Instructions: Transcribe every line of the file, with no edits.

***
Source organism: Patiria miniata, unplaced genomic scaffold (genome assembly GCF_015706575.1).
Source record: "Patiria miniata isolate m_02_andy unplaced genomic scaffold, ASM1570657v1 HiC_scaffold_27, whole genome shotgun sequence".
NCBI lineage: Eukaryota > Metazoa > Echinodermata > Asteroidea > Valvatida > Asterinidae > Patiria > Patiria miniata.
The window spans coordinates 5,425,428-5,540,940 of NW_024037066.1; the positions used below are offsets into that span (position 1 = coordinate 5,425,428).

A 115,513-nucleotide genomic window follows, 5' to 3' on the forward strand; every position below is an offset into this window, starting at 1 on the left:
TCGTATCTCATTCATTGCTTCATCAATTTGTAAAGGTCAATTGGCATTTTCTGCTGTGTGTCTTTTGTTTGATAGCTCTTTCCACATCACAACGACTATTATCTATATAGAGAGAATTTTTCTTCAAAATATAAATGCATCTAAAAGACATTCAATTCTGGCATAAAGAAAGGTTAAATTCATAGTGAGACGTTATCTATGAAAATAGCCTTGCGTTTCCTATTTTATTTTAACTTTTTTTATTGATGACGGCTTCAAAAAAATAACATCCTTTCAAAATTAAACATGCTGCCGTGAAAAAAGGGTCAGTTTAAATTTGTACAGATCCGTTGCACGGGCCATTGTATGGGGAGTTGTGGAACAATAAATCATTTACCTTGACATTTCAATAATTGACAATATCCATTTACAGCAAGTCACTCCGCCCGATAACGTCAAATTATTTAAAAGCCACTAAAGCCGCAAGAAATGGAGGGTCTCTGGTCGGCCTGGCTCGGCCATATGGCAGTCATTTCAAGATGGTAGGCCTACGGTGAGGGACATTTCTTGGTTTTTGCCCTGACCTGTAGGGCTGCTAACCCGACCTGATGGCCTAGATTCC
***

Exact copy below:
Source organism: Patiria miniata, unplaced genomic scaffold (genome assembly GCF_015706575.1).
Source record: "Patiria miniata isolate m_02_andy unplaced genomic scaffold, ASM1570657v1 HiC_scaffold_27, whole genome shotgun sequence".
NCBI lineage: Eukaryota > Metazoa > Echinodermata > Asteroidea > Valvatida > Asterinidae > Patiria > Patiria miniata.
The window spans coordinates 5,425,428-5,540,940 of NW_024037066.1; the positions used below are offsets into that span (position 1 = coordinate 5,425,428).

A 115,513-nucleotide genomic window follows, 5' to 3' on the forward strand; every position below is an offset into this window, starting at 1 on the left:
TCGTATCTCATTCATTGCTTCATCAATTTGTAAAGGTCAATTGGCATTTTCTGCTGTGTGTCTTTTGTTTGATAGCTCTTTCCACATCACAACGACTATTATCTATATAGAGAGAATTTTTCTTCAAAATATAAATGCATCTAAAAGACATTCAATTCTGGCATAAAGAAAGGTTAAATTCATAGTGAGACGTTATCTATGAAAATAGCCTTGCGTTTCCTATTTTATTTTAACTTTTTTTATTGATGACGGCTTCAAAAAAATAACATCCTTTCAAAATTAAACATGCTGCCGTGAAAAAAGGGTCAGTTTAAATTTGTACAGATCCGTTGCACGGGCCATTGTATGGGGAGTTGTGGAACAATAAATCATTTACCTTGACATTTCAATAATTGACAATATCCATTTACAGCAAGTCACTCCGCCCGATAACGTCAAATTATTTAAAAGCCACTAAAGCCGCAAGAAATGGAGGGTCTCTGGTCGGCCTGGCTCGGCCATATGGCAGTCATTTCAAGATGGTAGGCCTACGGTGAGGGACATTTCTTGGTTTTTGCCCTGACCTGTAGGGCTGCTAACCCGACCTGATGGCCTAGATTCC